DO NOT BEG. It will ruin your bargaining strength in the future, when you “need” to buy the next one. Yes, if you stick with this sport there will be a next one, but by then your wife may see you’re getting your money’s worth.
Depending on the tire, a good Muni may be not-so-great on paved streets. People in this thread can suggest tires that are good for both. If you aren’t planning to ride on lots of mud or snow, you don’t need an aggressive tire.
I’m going to go with the general consensus here and say 26 or 27.5. Don’t agonize over which of those; it’s not that big of a size difference. One is slightly faster, one is slightly better able to handle the technical stuff. My first new Muni since 2003 was a 26" and I love it. My previous was a 24", but with 3" tires, your actual tire diameter is bigger; probably about 26 on my old 24, and 28 on my current 26. Don’t agonize, just pick one of those. For cranks, I agree that a 2-hole system will offer you an easy way to try multiple sizes. Do the 125/150s. 150 for dirt (at least in the beginning) and 127 for street. 127 will also be fun on dirt if the trail isn’t steep or technical. Get a pedal wrench.
Short answer: It just does; bikes have been doing it that way for at least 130 years. For more about the why, consider the word “precession”. The force that the crank feels is not what you do when you pedal, it’s a spiral of force, around and around the threads.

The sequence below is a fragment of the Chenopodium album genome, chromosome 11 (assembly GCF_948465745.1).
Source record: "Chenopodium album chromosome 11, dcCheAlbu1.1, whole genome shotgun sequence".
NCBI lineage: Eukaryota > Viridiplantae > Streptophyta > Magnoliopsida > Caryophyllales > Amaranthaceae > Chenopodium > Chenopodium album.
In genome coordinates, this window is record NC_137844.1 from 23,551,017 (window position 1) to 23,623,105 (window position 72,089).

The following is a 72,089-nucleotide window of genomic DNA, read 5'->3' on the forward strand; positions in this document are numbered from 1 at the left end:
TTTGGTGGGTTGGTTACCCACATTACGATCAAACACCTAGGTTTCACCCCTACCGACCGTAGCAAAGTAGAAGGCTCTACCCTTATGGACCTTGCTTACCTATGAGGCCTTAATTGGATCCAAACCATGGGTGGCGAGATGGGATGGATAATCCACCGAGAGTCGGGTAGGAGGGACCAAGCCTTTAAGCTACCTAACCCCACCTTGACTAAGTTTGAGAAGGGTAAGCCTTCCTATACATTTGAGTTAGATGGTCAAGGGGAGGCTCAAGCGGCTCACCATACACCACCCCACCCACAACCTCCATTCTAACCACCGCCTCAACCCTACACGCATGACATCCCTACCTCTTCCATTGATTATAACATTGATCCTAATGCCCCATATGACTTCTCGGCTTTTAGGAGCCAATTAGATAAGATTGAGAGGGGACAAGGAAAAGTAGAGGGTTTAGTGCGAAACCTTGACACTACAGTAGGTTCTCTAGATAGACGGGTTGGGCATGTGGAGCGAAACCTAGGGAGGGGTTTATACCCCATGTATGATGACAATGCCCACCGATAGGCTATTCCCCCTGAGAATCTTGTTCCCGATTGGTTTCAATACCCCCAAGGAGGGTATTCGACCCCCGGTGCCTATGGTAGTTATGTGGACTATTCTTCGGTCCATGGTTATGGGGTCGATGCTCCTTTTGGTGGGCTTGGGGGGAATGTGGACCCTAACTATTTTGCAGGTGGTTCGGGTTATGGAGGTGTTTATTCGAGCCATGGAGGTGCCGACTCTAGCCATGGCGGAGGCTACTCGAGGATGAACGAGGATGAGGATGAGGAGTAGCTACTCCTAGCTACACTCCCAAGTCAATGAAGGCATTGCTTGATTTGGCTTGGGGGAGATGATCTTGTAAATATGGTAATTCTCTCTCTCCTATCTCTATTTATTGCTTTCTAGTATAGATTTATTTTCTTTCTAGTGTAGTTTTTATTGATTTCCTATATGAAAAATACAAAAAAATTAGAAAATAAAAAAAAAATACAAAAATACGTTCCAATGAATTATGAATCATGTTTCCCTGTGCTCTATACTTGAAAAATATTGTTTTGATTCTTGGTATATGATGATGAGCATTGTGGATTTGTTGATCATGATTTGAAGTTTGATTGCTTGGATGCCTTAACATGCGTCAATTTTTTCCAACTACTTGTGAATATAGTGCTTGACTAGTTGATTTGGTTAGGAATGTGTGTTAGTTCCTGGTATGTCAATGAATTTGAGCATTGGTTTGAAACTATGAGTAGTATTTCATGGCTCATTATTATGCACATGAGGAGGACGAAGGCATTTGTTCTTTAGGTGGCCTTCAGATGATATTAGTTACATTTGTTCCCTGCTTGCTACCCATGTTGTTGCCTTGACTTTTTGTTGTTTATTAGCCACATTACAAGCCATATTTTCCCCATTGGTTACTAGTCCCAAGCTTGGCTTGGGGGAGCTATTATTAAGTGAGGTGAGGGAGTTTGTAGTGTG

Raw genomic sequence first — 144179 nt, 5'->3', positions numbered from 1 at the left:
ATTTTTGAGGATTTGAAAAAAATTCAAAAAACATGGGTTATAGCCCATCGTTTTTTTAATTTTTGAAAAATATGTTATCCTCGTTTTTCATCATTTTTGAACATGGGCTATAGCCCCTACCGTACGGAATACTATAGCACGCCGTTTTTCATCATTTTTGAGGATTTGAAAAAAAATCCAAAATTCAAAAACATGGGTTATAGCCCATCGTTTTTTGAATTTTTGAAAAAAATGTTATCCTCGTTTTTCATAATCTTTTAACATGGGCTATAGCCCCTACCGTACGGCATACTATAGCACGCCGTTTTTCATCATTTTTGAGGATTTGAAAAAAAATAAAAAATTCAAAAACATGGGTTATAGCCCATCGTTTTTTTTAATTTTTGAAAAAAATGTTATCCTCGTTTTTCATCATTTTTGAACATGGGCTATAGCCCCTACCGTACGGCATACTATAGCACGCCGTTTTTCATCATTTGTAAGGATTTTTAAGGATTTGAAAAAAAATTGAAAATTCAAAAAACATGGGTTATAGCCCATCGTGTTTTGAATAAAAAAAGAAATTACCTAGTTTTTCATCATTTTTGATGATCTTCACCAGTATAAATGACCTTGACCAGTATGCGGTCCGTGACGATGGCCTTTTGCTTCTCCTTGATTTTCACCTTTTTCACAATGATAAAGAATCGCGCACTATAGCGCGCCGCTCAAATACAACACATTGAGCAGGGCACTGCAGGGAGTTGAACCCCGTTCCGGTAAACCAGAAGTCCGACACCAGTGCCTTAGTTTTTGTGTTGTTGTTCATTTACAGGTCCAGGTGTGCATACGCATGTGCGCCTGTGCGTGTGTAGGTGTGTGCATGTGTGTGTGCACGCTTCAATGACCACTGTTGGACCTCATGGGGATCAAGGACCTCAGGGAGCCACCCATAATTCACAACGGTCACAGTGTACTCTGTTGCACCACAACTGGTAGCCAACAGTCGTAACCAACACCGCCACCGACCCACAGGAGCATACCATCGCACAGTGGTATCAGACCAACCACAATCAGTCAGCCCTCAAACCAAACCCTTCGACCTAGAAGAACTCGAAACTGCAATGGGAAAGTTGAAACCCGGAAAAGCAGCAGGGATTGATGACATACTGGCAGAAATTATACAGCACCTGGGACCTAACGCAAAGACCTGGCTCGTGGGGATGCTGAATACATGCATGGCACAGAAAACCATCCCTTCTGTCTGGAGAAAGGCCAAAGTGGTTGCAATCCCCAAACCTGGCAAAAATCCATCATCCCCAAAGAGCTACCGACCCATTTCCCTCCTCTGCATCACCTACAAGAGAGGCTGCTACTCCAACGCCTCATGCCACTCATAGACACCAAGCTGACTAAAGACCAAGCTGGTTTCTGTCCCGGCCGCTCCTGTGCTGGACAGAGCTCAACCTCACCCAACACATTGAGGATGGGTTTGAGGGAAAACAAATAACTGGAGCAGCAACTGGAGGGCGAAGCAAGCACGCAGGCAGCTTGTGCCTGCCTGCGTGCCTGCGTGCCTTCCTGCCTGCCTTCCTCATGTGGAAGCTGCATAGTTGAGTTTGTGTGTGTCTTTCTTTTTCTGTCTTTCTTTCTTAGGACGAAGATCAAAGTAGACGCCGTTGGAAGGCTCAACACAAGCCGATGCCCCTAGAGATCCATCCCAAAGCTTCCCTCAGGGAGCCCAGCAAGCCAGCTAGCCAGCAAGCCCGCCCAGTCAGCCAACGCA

That usually applies to a tire with aggressive treads, or a squarish profile, when you ride it on a slope, or along the edge of a cambered street. Some tires are better at letting you just ride straight, while others tend to want to aim you downhill. When riding perpindicular to steep slopes, some tires may also want to steer you into the slope, though that’s the exception (and not necessarily a bad thing…).
It’s easy enough to use clear logic on the second uni purchase. The learner is great for the basics, and can be used for the next person who wants to learn. But it’s slow and not good on bumps. Not as good of an exercise machine. It gets harder to justify the additional wheels as you start filling in all the major sizes…
(I have, or have had, multiple unicycles in most of these sizes: 12", 20", 24", 26", 27", 36", 40", 45". However most of these were acquired prior to me being married…and she married me anyway! :))